PHILLY BOXING HISTORY - February 16, 2016  
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LUNDY GUARANTEES
TO EXPOSE CRAWFORD

Story & photos by John DiSanto
 

 
   

After ten years as a professional boxer, junior welterweight contender Hammerin’ Hank Lundy, 26-5-1, 13 KOs, only has eleven more days to wait for his first opportunity to win a world title.  Lundy faces WBO 140-pound champ Terence Crawford, 27-0, 19 KOs, on Saturday, February 27th, at Madison Square Garden Theater.  The bout will be televised live on HBO. 

Getting a shot against Crawford, a man many feel is one of the very best pound-for-pound fighters in the world, may seem like a mixed blessing for Lundy.  However, the always-confident South Philadelphian is raring to go for this, the biggest fight of his career.     

On Tuesday at an open media workout held at the Marian Anderson Recreation Center in South Philly, Lundy promised that he’d show the world against Crawford.  The out-spoken boxer addressed the large contingent of press, photographers, as well as a hoard of fans and well-wishers.  The challenger appeared loose and confident and clearly sounded ready for the fight of his life. 

“Fighting at Madison Square Garden is a dream come true, Lundy said.  “One of the biggest places in boxing.  There was a time when I couldn’t even imagine fighting there, but hard work and determination lands you anywhere in the world.” 

“Training camp has been excellent,” Lundy said.  “I’ve been having some guys in here that have been trying to kick my butt.  And that’s what you want.  I’m a fighter that wants nothing easy.  When I go in that ring and the fight’s hard, I make it look easy.  And that all comes from training camp.  So, all the guys that have come down here trying to kick my butt, I appreciate you.  We took it to another level in this camp.  Sparring four guys with each guy trying to kill me.”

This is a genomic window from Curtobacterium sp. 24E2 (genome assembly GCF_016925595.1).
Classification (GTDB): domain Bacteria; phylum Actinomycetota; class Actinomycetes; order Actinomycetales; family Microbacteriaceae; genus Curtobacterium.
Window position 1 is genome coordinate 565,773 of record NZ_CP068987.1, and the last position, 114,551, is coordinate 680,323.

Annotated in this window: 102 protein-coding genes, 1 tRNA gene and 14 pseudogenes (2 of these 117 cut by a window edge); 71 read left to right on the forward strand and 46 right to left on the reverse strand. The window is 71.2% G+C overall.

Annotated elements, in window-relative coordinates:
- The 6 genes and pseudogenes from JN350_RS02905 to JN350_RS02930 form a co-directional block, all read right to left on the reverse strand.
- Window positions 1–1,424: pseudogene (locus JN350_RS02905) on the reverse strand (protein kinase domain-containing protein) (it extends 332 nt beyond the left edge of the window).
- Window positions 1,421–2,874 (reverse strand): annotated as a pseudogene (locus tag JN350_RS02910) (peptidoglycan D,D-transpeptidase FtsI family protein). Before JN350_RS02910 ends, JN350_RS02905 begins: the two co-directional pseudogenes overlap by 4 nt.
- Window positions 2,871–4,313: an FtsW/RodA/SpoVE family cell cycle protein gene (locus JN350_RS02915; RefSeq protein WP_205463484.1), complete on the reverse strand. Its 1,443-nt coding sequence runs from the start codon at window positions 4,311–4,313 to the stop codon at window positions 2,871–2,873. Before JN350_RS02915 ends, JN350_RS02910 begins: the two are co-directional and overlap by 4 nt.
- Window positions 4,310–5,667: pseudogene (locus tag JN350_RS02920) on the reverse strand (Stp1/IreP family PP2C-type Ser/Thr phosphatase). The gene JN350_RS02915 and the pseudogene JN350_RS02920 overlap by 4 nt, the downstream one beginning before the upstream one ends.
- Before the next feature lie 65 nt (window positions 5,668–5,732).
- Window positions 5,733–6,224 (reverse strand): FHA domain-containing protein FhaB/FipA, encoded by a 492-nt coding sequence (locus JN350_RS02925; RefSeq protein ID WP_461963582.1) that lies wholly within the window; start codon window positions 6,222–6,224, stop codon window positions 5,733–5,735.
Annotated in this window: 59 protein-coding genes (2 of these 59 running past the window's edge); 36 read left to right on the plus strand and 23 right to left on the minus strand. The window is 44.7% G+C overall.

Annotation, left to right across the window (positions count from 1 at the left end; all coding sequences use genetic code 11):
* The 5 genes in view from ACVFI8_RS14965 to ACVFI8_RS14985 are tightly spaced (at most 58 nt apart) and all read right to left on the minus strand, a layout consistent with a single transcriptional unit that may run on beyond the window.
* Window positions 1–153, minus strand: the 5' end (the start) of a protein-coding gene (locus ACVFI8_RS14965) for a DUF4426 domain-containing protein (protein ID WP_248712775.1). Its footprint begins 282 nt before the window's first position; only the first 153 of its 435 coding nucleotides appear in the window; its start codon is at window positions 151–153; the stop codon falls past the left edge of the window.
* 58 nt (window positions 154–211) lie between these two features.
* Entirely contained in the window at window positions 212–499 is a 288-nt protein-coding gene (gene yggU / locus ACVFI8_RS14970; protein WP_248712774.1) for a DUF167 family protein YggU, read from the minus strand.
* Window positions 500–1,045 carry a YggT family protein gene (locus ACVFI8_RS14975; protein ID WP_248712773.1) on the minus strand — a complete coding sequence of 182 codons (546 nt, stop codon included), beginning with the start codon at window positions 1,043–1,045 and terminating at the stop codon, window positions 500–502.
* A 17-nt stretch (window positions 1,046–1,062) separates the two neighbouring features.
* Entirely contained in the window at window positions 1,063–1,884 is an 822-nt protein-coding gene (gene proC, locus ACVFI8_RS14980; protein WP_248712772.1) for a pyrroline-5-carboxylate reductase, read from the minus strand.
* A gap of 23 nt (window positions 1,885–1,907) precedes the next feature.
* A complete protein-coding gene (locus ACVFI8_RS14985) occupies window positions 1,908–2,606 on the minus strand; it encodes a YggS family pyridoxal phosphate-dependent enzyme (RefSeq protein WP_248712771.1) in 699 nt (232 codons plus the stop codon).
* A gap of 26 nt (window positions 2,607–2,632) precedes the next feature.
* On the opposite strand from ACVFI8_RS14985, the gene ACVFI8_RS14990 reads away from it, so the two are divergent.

“Most of the guys who come up in the fight game have the silver spoon in their mouth with a big promoter pushing them,” Lundy said.  “But everything I did was through hard work, no big time promoter.  With CES, Jimmy Burchfield, Classic Entertainment Sports, what we did was we showed everybody what hard work and determination can get you.  Never let a loss get you down in your career or get you down in your life.  Never give up.  And that’s one thing I never did.  I never gave up.  Every time I get in there and fight, I think about what my life has been on these streets of Philadelphia.  It’s a hard place to come up.  I have to say that I showed everybody what hard work and determination can do.” 

“This is the fight business,” Lundy continued.  “Growing up on the streets of Philadelphia, you can’t say (whether) you’re ready to fight.  If somebody comes up to you, you have to fight!  There’s not no ‘I ain’t ready to fight’.  I’m old school.  They always say that a championship fight is only a phone call away.  That’s why we stay ready.” 

“It really burns me up that I’m finally getting my just due,” Lundy said.  “I’m mad about that because the truth is, I should been having a world title shot.  I’m happy it came, but I’m mad at the same time.  I’m upset because a lot of people overlooked me.  I read everything.  I sit back and I endure it.  I take it in.  I digest it, and that’s my attitude right now.  I’m angry, and on fight night, you’re going to be able to tell by the way I’m punching.”   

“I guarantee that in this fight, you’re going to see him get exposed,” Lundy promised.  “Everybody put him up on a pedestal.  When you think about it, I can do it all.  Southpaw, right handed, banging, on the right hand side, on the left hand side.  I’ve been in there with every style there is, and I can fight every style there is.  So really, I have a big advantage.  They might not feel so, but I do.  On fight night, you will see.” 

   
 

 

 
 


John DiSanto - South Philly - February 16, 2016
 

 
     
 

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